Observations of exosphere variations during geomagnetic storms

Authors

  • J. Bailey,

    Corresponding author
    1. Department of Astronautical Engineering, Viterbi School of Engineering, University of Southern California, Los Angeles, California, USA
    • Corresponding author: J. Bailey, Department of Astronautical Engineering, Viterbi School of Engineering, University of Southern California, Los Angeles, CA 90089-1192, USA. (jjbailey@usc.edu)

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  • M. Gruntman

    1. Department of Astronautical Engineering, Viterbi School of Engineering, University of Southern California, Los Angeles, California, USA
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Abstract

[1] The dominant neutral constituent in Earth's upper exosphere, atomic hydrogen (H), resonantly scatters solar Lyman-alpha (121.567 nm) radiation, observed as the geocorona. We report here observations of an exospheric response to geomagnetic storms obtained using measurements of the geocorona by Lyman-alpha detectors on the Two Wide-angle Imaging Neutral-atom Spectrometers mission. We introduce a new parameter, NH, the number of H atoms in the spherical shell from a geocentric distance of 3 to 8 Earth radii, to quantitatively characterize in a simplified way global exospheric conditions. Five geomagnetic storms observed during three months in the second half of 2011 are accompanied by abrupt temporary increases, spikes, of NH from 6% to 17%, lasting not longer than a day. These increases seem to show some correlation with the minimum Dst index reached during the peak of each storm.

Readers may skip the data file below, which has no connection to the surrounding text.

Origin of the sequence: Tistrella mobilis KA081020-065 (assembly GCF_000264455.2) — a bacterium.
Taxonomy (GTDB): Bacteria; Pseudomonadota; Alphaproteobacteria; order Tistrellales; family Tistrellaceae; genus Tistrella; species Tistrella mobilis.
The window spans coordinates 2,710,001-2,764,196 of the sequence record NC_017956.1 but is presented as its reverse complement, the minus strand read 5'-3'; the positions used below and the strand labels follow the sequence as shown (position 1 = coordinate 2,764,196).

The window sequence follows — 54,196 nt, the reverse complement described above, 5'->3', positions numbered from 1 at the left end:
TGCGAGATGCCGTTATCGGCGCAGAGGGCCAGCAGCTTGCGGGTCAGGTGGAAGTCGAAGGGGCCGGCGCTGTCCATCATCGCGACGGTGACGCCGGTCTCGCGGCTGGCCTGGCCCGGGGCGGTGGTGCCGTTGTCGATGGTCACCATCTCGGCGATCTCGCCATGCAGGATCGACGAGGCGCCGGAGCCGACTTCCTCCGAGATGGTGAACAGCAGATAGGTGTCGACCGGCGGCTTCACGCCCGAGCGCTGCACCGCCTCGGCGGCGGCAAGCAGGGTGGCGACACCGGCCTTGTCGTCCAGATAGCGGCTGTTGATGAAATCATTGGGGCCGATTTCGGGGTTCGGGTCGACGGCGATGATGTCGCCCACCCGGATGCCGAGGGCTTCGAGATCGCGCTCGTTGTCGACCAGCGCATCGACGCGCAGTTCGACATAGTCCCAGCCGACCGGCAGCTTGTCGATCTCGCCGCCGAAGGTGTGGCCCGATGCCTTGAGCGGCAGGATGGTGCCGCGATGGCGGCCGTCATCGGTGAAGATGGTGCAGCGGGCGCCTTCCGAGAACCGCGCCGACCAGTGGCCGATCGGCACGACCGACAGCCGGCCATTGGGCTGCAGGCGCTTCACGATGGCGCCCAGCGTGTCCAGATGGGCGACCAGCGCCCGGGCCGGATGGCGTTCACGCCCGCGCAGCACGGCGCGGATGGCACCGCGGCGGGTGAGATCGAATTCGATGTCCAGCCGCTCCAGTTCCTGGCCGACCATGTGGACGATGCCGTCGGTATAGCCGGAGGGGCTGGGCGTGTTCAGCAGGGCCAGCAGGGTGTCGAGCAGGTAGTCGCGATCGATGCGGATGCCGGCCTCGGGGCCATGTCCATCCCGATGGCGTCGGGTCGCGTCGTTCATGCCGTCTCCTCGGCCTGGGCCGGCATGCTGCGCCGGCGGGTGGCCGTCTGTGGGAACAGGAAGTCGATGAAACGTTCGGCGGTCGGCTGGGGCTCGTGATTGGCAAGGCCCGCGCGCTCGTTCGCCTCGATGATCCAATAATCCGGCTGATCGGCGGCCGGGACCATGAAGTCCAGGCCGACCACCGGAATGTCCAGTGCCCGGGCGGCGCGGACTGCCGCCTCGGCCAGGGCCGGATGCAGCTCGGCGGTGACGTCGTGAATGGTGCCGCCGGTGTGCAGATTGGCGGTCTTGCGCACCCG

1 Introduction